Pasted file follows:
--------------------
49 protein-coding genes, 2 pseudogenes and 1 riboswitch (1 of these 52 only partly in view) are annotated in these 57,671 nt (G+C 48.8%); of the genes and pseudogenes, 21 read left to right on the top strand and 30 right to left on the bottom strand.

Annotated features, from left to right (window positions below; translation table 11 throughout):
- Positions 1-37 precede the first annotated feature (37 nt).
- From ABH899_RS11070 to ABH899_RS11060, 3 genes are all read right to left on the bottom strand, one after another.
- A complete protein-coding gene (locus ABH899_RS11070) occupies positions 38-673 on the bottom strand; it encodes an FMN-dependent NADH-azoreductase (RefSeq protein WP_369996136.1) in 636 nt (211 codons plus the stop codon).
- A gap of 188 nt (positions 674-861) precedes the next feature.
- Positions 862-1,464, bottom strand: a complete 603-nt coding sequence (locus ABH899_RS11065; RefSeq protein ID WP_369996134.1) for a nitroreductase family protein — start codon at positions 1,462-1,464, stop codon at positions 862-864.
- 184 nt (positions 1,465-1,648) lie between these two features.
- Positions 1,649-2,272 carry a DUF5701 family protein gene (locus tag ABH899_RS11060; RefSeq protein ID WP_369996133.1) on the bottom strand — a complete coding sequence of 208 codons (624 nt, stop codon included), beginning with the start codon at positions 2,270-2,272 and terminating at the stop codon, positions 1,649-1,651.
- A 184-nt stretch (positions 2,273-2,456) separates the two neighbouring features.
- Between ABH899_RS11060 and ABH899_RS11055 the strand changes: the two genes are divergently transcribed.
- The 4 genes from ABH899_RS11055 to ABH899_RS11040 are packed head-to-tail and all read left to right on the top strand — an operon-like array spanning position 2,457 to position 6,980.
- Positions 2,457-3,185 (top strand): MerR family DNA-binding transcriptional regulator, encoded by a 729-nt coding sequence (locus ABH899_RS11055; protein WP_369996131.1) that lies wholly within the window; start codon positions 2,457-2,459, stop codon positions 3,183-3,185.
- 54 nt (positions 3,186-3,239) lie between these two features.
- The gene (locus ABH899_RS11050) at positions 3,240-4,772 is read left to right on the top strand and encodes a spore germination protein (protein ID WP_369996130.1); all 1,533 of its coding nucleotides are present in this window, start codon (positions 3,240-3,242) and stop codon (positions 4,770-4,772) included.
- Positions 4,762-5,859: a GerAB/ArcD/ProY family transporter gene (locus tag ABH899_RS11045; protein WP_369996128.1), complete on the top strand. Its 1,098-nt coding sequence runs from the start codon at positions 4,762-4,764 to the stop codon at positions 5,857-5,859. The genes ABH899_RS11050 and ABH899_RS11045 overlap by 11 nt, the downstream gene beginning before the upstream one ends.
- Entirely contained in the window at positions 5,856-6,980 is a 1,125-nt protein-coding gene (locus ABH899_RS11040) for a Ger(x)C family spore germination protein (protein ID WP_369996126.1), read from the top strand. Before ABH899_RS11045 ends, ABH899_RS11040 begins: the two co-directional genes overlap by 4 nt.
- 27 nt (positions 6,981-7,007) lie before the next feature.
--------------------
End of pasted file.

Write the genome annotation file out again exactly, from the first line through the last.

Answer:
49 protein-coding genes, 2 pseudogenes and 1 riboswitch (1 of these 52 only partly in view) are annotated in these 57,671 nt (G+C 48.8%); of the genes and pseudogenes, 21 read left to right on the top strand and 30 right to left on the bottom strand.

Annotated features, from left to right (window positions below; translation table 11 throughout):
- Positions 1-37 precede the first annotated feature (37 nt).
- From ABH899_RS11070 to ABH899_RS11060, 3 genes are all read right to left on the bottom strand, one after another.
- A complete protein-coding gene (locus ABH899_RS11070) occupies positions 38-673 on the bottom strand; it encodes an FMN-dependent NADH-azoreductase (RefSeq protein WP_369996136.1) in 636 nt (211 codons plus the stop codon).
- A gap of 188 nt (positions 674-861) precedes the next feature.
- Positions 862-1,464, bottom strand: a complete 603-nt coding sequence (locus ABH899_RS11065; RefSeq protein ID WP_369996134.1) for a nitroreductase family protein — start codon at positions 1,462-1,464, stop codon at positions 862-864.
- 184 nt (positions 1,465-1,648) lie between these two features.
- Positions 1,649-2,272 carry a DUF5701 family protein gene (locus tag ABH899_RS11060; RefSeq protein ID WP_369996133.1) on the bottom strand — a complete coding sequence of 208 codons (624 nt, stop codon included), beginning with the start codon at positions 2,270-2,272 and terminating at the stop codon, positions 1,649-1,651.
- A 184-nt stretch (positions 2,273-2,456) separates the two neighbouring features.
- Between ABH899_RS11060 and ABH899_RS11055 the strand changes: the two genes are divergently transcribed.
- The 4 genes from ABH899_RS11055 to ABH899_RS11040 are packed head-to-tail and all read left to right on the top strand — an operon-like array spanning position 2,457 to position 6,980.
- Positions 2,457-3,185 (top strand): MerR family DNA-binding transcriptional regulator, encoded by a 729-nt coding sequence (locus ABH899_RS11055; protein WP_369996131.1) that lies wholly within the window; start codon positions 2,457-2,459, stop codon positions 3,183-3,185.
- 54 nt (positions 3,186-3,239) lie between these two features.
- The gene (locus ABH899_RS11050) at positions 3,240-4,772 is read left to right on the top strand and encodes a spore germination protein (protein ID WP_369996130.1); all 1,533 of its coding nucleotides are present in this window, start codon (positions 3,240-3,242) and stop codon (positions 4,770-4,772) included.
- Positions 4,762-5,859: a GerAB/ArcD/ProY family transporter gene (locus tag ABH899_RS11045; protein WP_369996128.1), complete on the top strand. Its 1,098-nt coding sequence runs from the start codon at positions 4,762-4,764 to the stop codon at positions 5,857-5,859. The genes ABH899_RS11050 and ABH899_RS11045 overlap by 11 nt, the downstream gene beginning before the upstream one ends.
- Entirely contained in the window at positions 5,856-6,980 is a 1,125-nt protein-coding gene (locus ABH899_RS11040) for a Ger(x)C family spore germination protein (protein ID WP_369996126.1), read from the top strand. Before ABH899_RS11045 ends, ABH899_RS11040 begins: the two co-directional genes overlap by 4 nt.
- 27 nt (positions 6,981-7,007) lie before the next feature.